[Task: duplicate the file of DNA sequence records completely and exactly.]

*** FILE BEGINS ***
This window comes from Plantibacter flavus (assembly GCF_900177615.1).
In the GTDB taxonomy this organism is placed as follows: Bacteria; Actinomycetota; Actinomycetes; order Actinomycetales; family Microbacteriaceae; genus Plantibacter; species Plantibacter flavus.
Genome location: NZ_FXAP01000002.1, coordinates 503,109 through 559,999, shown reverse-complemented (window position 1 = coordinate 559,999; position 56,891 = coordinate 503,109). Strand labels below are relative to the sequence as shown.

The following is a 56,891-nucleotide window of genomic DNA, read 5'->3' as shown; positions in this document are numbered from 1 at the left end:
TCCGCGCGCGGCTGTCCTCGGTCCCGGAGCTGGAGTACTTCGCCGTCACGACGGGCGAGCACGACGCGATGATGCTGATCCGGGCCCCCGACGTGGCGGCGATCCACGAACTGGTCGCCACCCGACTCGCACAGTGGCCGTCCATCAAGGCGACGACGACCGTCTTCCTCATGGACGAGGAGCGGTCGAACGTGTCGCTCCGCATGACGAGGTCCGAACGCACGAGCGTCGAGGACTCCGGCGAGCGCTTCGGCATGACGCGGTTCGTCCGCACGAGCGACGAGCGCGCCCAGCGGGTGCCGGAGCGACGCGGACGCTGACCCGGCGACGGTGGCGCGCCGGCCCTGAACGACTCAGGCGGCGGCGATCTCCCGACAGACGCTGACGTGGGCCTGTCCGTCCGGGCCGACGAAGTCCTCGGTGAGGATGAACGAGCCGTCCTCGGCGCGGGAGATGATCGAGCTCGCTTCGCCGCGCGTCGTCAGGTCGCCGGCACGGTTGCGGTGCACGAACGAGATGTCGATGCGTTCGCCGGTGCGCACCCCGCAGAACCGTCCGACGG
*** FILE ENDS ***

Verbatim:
This window comes from Plantibacter flavus (assembly GCF_900177615.1).
In the GTDB taxonomy this organism is placed as follows: Bacteria; Actinomycetota; Actinomycetes; order Actinomycetales; family Microbacteriaceae; genus Plantibacter; species Plantibacter flavus.
Genome location: NZ_FXAP01000002.1, coordinates 503,109 through 559,999, shown reverse-complemented (window position 1 = coordinate 559,999; position 56,891 = coordinate 503,109). Strand labels below are relative to the sequence as shown.

The following is a 56,891-nucleotide window of genomic DNA, read 5'->3' as shown; positions in this document are numbered from 1 at the left end:
TCCGCGCGCGGCTGTCCTCGGTCCCGGAGCTGGAGTACTTCGCCGTCACGACGGGCGAGCACGACGCGATGATGCTGATCCGGGCCCCCGACGTGGCGGCGATCCACGAACTGGTCGCCACCCGACTCGCACAGTGGCCGTCCATCAAGGCGACGACGACCGTCTTCCTCATGGACGAGGAGCGGTCGAACGTGTCGCTCCGCATGACGAGGTCCGAACGCACGAGCGTCGAGGACTCCGGCGAGCGCTTCGGCATGACGCGGTTCGTCCGCACGAGCGACGAGCGCGCCCAGCGGGTGCCGGAGCGACGCGGACGCTGACCCGGCGACGGTGGCGCGCCGGCCCTGAACGACTCAGGCGGCGGCGATCTCCCGACAGACGCTGACGTGGGCCTGTCCGTCCGGGCCGACGAAGTCCTCGGTGAGGATGAACGAGCCGTCCTCGGCGCGGGAGATGATCGAGCTCGCTTCGCCGCGCGTCGTCAGGTCGCCGGCACGGTTGCGGTGCACGAACGAGATGTCGATGCGTTCGCCGGTGCGCACCCCGCAGAACCGTCCGACGG